Ei-iE

Canada: Gap between teachers’ hopes and practice

published 12 July 2012 updated 17 July 2012

External forces often change the way teachers teach, with just under half of teachers occasionally having opportunities to teach as they aspire to. That’s according to a 2012 joint research report from the Canadian Education Association (CEA) and the Canadian Teachers’ Federation (CTF).

The report, Teaching the Way We Aspire to Teach: Now and in the Future, explores teachers’ vision for teaching and learning in Canada’s public schools. The research involved extensive input from over 200 teachers who participated in CEA focus groups across the country and over 4,700 teachers who responded to a CTF online survey.

Sobering backdropThe concept of 'alienated teaching' - defined as “a kind of teaching that teachers perform when they feel that they must comply with external conditions they have not chosen and from which they inwardly dissent” - provides a sobering backdrop to the research.

Focus group feedback exposed a difference between how teachers wanted to teach and how they felt they were required to teach. Nearly half of the respondents (49 per cent) indicated they occasionally have opportunities to teach as they aspire to, and 48 per cent indicated they are only occasionally able to be creative in their teaching practice.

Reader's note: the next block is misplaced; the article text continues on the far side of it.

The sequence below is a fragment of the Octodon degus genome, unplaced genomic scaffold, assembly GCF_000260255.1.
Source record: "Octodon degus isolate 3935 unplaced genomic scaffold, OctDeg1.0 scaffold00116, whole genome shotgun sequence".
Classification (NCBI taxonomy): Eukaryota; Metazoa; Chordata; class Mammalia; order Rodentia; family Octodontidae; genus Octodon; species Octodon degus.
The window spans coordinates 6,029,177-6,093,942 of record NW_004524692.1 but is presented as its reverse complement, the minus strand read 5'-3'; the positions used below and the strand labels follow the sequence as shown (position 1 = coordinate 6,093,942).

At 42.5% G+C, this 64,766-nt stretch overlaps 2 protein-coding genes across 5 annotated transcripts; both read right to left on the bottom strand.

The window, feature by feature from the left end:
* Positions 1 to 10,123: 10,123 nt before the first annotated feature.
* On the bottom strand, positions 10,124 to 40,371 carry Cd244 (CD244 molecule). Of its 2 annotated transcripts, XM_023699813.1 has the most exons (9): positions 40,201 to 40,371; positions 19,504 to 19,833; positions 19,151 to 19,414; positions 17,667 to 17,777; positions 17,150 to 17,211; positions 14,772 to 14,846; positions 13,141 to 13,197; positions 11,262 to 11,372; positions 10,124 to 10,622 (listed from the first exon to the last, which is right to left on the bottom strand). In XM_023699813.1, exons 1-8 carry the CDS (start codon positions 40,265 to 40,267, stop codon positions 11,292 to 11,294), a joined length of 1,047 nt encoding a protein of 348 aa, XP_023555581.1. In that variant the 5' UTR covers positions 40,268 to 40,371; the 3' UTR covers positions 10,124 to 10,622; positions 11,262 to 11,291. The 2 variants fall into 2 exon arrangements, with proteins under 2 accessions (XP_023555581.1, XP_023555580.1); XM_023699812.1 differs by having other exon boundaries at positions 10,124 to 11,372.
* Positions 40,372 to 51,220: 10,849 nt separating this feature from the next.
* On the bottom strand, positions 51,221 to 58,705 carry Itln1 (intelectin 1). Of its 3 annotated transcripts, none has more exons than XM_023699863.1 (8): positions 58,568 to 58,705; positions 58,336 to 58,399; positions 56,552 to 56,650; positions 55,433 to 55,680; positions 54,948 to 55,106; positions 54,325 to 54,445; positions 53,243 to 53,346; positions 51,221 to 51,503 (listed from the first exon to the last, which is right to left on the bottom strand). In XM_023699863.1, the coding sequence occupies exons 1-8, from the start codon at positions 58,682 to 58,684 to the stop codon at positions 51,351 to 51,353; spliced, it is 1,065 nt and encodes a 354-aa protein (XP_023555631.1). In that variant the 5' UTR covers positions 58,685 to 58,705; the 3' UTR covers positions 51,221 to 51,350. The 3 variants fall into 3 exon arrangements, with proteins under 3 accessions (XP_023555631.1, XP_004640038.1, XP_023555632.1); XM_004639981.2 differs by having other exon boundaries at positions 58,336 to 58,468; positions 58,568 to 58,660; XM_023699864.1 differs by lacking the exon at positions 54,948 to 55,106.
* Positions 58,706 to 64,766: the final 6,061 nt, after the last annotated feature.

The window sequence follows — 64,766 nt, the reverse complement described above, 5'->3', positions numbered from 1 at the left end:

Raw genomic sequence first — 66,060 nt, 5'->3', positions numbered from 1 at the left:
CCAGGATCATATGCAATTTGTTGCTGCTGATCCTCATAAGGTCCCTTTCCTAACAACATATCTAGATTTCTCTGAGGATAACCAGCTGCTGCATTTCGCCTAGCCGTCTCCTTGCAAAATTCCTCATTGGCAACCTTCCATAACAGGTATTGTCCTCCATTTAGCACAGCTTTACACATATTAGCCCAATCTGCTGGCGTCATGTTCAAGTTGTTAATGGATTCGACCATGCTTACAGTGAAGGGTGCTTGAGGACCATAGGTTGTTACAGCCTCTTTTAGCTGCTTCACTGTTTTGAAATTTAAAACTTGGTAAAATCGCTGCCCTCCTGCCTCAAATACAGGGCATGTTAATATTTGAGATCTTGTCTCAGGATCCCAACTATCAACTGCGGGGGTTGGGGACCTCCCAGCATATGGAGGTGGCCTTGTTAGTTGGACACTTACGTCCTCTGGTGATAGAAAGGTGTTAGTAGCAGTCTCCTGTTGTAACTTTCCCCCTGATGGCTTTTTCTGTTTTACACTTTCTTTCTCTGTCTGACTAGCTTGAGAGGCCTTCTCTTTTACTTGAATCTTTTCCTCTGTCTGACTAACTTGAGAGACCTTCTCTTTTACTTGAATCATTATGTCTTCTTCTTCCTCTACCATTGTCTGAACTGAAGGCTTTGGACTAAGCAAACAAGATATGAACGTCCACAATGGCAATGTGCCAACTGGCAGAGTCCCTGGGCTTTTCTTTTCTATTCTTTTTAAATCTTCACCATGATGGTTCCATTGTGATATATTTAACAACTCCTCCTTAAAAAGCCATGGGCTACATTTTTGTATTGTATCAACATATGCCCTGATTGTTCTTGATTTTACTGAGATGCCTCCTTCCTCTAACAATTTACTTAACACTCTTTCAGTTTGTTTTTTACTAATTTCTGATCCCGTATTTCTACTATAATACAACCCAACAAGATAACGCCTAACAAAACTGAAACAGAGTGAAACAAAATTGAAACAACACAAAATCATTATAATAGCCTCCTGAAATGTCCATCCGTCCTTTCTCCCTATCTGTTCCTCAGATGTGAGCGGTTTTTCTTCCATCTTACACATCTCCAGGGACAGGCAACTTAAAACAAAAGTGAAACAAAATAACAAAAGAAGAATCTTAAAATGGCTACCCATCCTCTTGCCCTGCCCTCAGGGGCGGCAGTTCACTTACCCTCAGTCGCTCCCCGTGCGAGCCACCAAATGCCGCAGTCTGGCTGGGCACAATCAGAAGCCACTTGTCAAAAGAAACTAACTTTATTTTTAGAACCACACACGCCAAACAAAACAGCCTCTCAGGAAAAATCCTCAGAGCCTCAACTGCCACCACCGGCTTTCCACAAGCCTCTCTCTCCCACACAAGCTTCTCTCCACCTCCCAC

“What stands out for us in this report is the extent to which teachers thrive amid the myriad of external conditions imposed upon them,” said CTF President Paul Taillefer, “and the fact that they just want to be given the respect and flexibility they need to make the best decisions possible for their students’ academic success.”

Support strategiesThe report also defines how governments, administrators and parents can best support teachers. This includes developing trusting relationships, consistent policies and programmes that increase flexibility in the classroom; as well as more progressive and positive assessment policies and reducing class size policies.

Teachers also stressed the importance of professional knowledge and the drive to improve themselves through lifelong learning, seeking intellectual stimulation, curiosity and a research orientation.

To download the full report Teaching the Way We Aspire to Teach: Now and in the Future, please click here